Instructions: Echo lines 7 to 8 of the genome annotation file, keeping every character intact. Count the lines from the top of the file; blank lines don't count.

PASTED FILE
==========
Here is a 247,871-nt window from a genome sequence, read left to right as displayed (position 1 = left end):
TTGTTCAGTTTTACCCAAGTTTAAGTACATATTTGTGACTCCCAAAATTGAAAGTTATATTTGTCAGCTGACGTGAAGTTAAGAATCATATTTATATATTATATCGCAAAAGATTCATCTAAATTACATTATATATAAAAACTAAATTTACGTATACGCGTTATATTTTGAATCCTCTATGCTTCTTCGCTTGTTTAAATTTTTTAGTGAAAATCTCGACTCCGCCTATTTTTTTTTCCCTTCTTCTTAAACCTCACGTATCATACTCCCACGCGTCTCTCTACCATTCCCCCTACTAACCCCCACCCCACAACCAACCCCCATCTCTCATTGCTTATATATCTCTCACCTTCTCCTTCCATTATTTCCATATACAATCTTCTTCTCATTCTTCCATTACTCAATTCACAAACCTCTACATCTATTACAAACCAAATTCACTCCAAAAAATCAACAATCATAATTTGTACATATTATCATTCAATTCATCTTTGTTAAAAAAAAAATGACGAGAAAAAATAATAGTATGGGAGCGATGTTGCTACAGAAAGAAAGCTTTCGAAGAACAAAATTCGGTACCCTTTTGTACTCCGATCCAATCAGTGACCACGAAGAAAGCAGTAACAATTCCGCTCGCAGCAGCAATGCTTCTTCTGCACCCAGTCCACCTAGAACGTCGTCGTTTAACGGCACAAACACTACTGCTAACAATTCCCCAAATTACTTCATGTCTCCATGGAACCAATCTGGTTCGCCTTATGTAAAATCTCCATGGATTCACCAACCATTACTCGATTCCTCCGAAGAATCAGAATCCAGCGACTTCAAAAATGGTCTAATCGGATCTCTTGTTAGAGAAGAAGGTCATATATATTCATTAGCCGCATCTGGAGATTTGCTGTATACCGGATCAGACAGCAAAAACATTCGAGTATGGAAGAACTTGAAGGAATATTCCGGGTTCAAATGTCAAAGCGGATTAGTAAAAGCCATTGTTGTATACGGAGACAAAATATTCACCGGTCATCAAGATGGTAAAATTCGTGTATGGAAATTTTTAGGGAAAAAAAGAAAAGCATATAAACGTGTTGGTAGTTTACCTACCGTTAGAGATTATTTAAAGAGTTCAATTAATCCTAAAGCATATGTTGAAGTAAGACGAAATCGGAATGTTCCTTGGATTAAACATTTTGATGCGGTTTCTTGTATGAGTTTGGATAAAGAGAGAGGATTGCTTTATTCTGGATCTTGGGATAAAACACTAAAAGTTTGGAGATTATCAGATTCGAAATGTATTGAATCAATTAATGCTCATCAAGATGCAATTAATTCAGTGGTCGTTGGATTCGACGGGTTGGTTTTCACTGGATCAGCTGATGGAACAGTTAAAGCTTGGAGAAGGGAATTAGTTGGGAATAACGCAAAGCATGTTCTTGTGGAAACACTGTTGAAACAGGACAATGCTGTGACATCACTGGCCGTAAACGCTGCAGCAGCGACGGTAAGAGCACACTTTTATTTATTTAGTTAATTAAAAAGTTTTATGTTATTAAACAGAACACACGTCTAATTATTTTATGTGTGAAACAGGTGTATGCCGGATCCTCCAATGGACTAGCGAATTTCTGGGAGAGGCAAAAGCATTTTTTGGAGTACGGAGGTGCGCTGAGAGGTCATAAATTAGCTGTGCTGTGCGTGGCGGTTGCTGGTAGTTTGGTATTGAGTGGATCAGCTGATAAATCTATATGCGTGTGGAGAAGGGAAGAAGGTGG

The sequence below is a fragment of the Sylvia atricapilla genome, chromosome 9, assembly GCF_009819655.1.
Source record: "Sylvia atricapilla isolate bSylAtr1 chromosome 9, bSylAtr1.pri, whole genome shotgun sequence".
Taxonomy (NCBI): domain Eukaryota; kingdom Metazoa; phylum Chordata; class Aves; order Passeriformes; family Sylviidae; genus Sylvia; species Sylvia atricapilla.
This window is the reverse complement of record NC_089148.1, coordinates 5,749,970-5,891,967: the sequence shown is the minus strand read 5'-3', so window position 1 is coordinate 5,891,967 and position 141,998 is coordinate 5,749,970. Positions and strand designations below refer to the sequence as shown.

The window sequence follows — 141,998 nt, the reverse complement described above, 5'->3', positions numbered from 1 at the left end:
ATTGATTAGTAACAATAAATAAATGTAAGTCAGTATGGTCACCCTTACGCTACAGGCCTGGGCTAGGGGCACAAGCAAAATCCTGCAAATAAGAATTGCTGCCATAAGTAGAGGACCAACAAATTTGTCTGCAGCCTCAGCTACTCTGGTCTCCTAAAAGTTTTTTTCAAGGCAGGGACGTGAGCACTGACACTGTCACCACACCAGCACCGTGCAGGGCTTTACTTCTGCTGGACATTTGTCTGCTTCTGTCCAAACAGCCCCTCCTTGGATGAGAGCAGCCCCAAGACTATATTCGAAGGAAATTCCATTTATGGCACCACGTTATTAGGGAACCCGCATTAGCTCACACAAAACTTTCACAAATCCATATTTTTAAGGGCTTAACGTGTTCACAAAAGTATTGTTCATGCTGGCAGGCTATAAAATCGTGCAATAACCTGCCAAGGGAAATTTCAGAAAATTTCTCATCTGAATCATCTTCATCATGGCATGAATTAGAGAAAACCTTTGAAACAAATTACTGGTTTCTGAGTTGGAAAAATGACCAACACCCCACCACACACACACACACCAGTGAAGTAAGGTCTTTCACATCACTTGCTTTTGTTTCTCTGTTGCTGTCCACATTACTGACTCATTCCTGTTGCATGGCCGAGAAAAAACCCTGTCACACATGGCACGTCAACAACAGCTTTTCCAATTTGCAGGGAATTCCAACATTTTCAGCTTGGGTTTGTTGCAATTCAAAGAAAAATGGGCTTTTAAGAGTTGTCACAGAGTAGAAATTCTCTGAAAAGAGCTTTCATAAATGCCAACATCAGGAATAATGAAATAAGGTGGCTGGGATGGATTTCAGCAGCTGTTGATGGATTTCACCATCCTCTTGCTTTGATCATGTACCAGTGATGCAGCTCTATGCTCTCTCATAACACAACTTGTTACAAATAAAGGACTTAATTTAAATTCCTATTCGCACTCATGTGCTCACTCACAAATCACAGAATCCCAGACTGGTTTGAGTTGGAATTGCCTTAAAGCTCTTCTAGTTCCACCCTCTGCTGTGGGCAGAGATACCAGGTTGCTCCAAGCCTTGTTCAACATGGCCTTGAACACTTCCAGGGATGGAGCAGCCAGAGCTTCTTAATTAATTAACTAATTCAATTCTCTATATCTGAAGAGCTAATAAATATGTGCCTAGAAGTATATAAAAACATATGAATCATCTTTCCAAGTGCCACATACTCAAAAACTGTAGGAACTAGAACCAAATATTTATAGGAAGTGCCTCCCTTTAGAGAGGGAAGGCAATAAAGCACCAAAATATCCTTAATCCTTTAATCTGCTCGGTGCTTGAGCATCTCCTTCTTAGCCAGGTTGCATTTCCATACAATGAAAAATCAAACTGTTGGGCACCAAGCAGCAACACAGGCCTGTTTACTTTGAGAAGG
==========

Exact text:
The window sequence follows — 141,998 nt, the reverse complement described above, 5'->3', positions numbered from 1 at the left end:
ATTGATTAGTAACAATAAATAAATGTAAGTCAGTATGGTCACCCTTACGCTACAGGCCTGGGCTAGGGGCACAAGCAAAATCCTGCAAATAAGAATTGCTGCCATAAGTAGAGGACCAACAAATTTGTCTGCAGCCTCAGCTACTCTGGTCTCCTAAAAGTTTTTTTCAAGGCAGGGACGTGAGCACTGACACTGTCACCACACCAGCACCGTGCAGGGCTTTACTTCTGCTGGACATTTGTCTGCTTCTGTCCAAACAGCCCCTCCTTGGATGAGAGCAGCCCCAAGACTATATTCGAAGGAAATTCCATTTATGGCACCACGTTATTAGGGAACCCGCATTAGCTCACACAAAACTTTCACAAATCCATATTTTTAAGGGCTTAACGTGTTCACAAAAGTATTGTTCATGCTGGCAGGCTATAAAATCGTGCAATAACCTGCCAAGGGAAATTTCAGAAAATTTCTCATCTGAATCATCTTCATCATGGCATGAATTAGAGAAAACCTTTGAAACAAATTACTGGTTTCTGAGTTGGAAAAATGACCAACACCCCACCACACACACACACACCAGTGAAGTAAGGTCTTTCACATCACTTGCTTTTGTTTCTCTGTTGCTGTCCACATTACTGACTCATTCCTGTTGCATGGCCGAGAAAAAACCCTGTCACACATGGCACGTCAACAACAGCTTTTCCAATTTGCAGGGAATTCCAACATTTTCAGCTTGGGTTTGTTGCAATTCAAAGAAAAATGGGCTTTTAAGAGTTGTCACAGAGTAGAAATTCTCTGAAAAGAGCTTTCATAAATGCCAACATCAGGAATAATGAAATAAGGTGGCTGGGATGGATTTCAGCAGCTGTTGATGGATTTCACCATCCTCTTGCTTTGATCATGTACCAGTGATGCAGCTCTATGCTCTCTCATAACACAACTTGTTACAAATAAAGGACTTAATTTAAATTCCTATTCGCACTCATGTGCTCACTCACAAATCACAGAATCCCAGACTGGTTTGAGTTGGAATTGCCTTAAAGCTCTTCTAGTTCCACCCTCTGCTGTGGGCAGAGATACCAGGTTGCTCCAAGCCTTGTTCAACATGGCCTTGAACACTTCCAGGGATGGAGCAGCCAGAGCTTCTTAATTAATTAACTAATTCAATTCTCTATATCTGAAGAGCTAATAAATATGTGCCTAGAAGTATATAAAAACATATGAATCATCTTTCCAAGTGCCACATACTCAAAAACTGTAGGAACTAGAACCAAATATTTATAGGAAGTGCCTCCCTTTAGAGAGGGAAGGCAATAAAGCACCAAAATATCCTTAATCCTTTAATCTGCTCGGTGCTTGAGCATCTCCTTCTTAGCCAGGTTGCATTTCCATACAATGAAAAATCAAACTGTTGGGCACCAAGCAGCAACACAGGCCTGTTTACTTTGAGAAGG